Cooked Gingerbread Cutting Instructions:  After you’ve baked your gingerbread, you will want to trim the edges of your pieces.  The baking process will cause your gingerbread to expand ever so slightly, and that makes it harder to glue the pieces of your house together.  I use a paring knife to slice off the edges of each piece within seconds of it coming out of the oven.  It must be done immediately or the gingerbread will harden and crack.  Clean, straight edges are so much easier to glue.  I keep all the extra gingerbread scraps as well.  They come in handy when making decorations.

Cooked Gingerbread Cooling Instructions:  When allowing your gingerbread to cool, I suggest using a cooling rack.  Keep the gingerbread on the parchment paper you baked it on.  That way you don’t have to handle the gingerbread every time you want to move it and risk breaking it.  Avoid stacking the pieces on top of one another if you can.  If you need to stack them, wait until they are completely cool before doing so.

Decorating the Gingerbread Walls:  It may seem logical to glue all of your pieces together and then start decorating.  But I actually suggest that you do as much decorating as possible before creating your structure.  It is much easier to glue little tiny parts onto a flat surface.  For example, if you want to put shutters or windows on your house, you could either glue them on flat all at the same time and leave them to dry on their own… or you could wait until the walls are up, glue them on one at a time and hold them individually in place until they dry.  Trust me… I’ve made this mistake before.  Glue them on first.

Create the Gingerbread House Structure:  This is the nerve-racking part.  If you are just doing this for fun, you can use cardboard, wood, boxes, styrofoam, etc to aide in the construction of your walls.  However, if you’re entering your house into a contest, there is usually a rule that you cannot use anything but edible materials.  So I like to use a combination of things to help hold the structure up: pretzel rods, graham crackers, and/or candy bars.  Use the Glue Icing Recipe to glue down the edges and add your supports.

Adding the Roof:  This part should be rather easy to do if you followed all my other tips.  The edges should be straight and even, and the glue icing should harden rather quickly.  Use an icing bag with a Wilton tip that has a round opening between a number 6 and 12.  I find that to be the most effective.  If the icing overflows anywhere, you can always add some extra to make it look like mounds of snow.

Decorating the Roof:  There are so many options when decorating the roof of a gingerbread house.  I almost always use some sort of nut.  Pecans are my favorite because they take up a lot of space and thus less of them are required.  Slivered almonds are what I like to use for chimneys.  They make for a great “stone” look.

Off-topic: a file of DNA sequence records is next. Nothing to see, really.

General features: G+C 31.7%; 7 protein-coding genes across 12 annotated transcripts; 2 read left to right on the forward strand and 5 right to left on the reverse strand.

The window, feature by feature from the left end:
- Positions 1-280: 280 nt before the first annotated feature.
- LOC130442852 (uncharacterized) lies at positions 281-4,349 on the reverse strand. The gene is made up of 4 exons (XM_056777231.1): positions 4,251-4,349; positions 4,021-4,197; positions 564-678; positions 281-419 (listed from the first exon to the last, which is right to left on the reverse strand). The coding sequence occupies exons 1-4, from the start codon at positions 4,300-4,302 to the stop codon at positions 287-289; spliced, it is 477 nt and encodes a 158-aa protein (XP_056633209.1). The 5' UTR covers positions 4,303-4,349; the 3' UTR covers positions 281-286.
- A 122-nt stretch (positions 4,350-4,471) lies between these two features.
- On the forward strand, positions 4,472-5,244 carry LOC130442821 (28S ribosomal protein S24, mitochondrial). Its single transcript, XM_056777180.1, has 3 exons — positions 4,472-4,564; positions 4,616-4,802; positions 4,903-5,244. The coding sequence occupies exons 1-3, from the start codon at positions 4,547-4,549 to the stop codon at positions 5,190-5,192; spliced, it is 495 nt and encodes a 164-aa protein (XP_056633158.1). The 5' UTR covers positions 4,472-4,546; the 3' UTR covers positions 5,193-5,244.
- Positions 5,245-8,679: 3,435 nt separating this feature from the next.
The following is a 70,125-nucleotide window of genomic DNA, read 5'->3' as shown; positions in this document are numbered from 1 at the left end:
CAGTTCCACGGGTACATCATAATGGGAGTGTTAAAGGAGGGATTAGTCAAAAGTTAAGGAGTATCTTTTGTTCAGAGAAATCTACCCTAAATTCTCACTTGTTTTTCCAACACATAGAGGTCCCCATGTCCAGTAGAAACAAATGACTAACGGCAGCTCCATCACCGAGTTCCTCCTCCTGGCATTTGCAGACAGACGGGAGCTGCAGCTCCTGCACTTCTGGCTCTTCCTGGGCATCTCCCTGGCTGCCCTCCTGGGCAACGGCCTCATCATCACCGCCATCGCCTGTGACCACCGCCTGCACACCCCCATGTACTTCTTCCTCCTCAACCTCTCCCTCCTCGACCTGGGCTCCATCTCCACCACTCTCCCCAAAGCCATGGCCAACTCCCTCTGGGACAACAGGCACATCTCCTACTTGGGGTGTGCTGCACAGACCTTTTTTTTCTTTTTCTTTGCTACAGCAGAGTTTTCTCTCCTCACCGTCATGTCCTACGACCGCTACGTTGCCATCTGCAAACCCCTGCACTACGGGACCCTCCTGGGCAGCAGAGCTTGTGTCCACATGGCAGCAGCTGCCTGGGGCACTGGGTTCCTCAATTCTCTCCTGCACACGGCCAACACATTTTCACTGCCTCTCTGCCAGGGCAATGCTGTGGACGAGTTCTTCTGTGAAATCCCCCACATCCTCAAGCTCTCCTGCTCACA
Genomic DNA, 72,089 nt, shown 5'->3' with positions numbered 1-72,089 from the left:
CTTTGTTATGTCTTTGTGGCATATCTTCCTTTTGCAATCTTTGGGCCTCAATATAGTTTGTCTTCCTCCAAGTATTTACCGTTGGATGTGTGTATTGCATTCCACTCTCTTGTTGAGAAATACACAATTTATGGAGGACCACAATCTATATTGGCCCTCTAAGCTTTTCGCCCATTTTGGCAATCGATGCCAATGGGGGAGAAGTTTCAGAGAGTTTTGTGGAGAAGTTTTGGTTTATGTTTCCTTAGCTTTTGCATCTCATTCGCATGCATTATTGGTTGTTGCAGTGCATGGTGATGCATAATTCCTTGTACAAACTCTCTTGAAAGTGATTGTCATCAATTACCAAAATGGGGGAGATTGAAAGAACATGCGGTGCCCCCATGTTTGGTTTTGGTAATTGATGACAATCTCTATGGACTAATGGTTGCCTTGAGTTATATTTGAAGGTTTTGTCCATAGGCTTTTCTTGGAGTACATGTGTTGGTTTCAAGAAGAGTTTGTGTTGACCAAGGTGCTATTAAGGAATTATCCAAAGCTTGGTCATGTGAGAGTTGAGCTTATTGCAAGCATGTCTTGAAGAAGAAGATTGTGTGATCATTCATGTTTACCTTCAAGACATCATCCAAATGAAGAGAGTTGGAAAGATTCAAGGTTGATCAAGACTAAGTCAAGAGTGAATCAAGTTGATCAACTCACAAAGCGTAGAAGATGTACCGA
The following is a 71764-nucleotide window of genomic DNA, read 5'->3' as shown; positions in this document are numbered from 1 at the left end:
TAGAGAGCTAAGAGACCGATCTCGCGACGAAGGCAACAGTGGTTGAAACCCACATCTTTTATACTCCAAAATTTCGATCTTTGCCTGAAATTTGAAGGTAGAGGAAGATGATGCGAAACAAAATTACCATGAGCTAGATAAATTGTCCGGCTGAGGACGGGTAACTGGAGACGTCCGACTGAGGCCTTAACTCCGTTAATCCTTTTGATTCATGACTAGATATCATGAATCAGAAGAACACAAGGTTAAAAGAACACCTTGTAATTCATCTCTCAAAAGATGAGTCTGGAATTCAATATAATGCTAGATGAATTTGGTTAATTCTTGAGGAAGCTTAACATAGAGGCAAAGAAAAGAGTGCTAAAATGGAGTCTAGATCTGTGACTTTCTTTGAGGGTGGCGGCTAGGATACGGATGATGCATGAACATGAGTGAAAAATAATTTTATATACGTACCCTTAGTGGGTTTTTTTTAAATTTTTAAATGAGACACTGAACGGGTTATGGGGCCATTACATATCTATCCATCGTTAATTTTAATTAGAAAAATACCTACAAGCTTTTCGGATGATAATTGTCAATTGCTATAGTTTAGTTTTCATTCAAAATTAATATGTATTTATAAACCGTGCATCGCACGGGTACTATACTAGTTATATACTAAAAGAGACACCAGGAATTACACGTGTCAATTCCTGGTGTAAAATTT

That about does it for my gingerbread house tips and tricks.  I have a few photos of the process I used for making my house this time around that I will share with you.


I created clear “glass” windows for the first time this year.  I was really impressed with the way the came out. nut-house-6

I used the icing to glue them on to the inside of the front and back of my house.

I glued graham crackers to the sides of my house and covered them in icing and slivered almonds for two great chimneys.



I colored some fondant, rolled it out, and cut it into tiny little rectangles that looked like bricks.  I added them to the sides of the house to cover up some of the empty space.nut-house-11

I added some more slivered almonds above my windows to give them some character.  I also used some gingerbread scraps, icing and holiday sprinkles to give my windows some flower boxes.  The shutters are made from fondant.


I used the same icing and holiday sprinkles to decorate some sugar ice cream cones to look like trees.


The slivered almonds also went into decorating the front of the house.  It gave the edges a scalloped look.


I crushed up some of those slivered almonds and used them to form a walkway to the front steps.  The steps are made from graham crackers.  The flowers are icing and sprinkles.  The columns are candy canes.  The planters are sugar ice cream cones.


I covered a graham cracker in fondant and cut out little letters.  Then I glued a peanut border on and used some pretzel rods as supports for a sign.nut-house-18

I used fondant to create a little squirrel for the front lawn.  I even glued a peanut in his hands.


I used the gingerbread scraps to make a few little extras for the yard.  (They are also great for dipping in milk and eating as you work!)nut-house-20

I glued some scraps to a pretzel rod to create a flower stand.


Then I glued some big holiday sprinkles to the tops of the pretzel rods.


I glued my icing flowers to the sprinkles for a great little plant.


I placed some of the gingerbread scraps in a pile to look like firewood.  Then I made an ax out of fondant and a stump out of a pretzel rod.  Fun!


Here’s a close-up of the front of the house.  Details make all the difference.


The last thing I did was add an icing border to all the edges of the house.  It covered up all the messy edges and gave the appearance of snow and icicles.

I was very pleased with my house this year.  My techniques are improving and I’m getting faster every year.  My goal is to one day enter the National Gingerbread House Competition in Asheville.  Despite my competitive nature, I know better than to hope for a win at a competition like that.  I just want to be a part of it.  Professionals from all over the country enter that contest.  To give you an idea of the level of talent, I will leave you with this…


The 2016 National Gingerbread House Competition Winner (Holy frickin smokes!)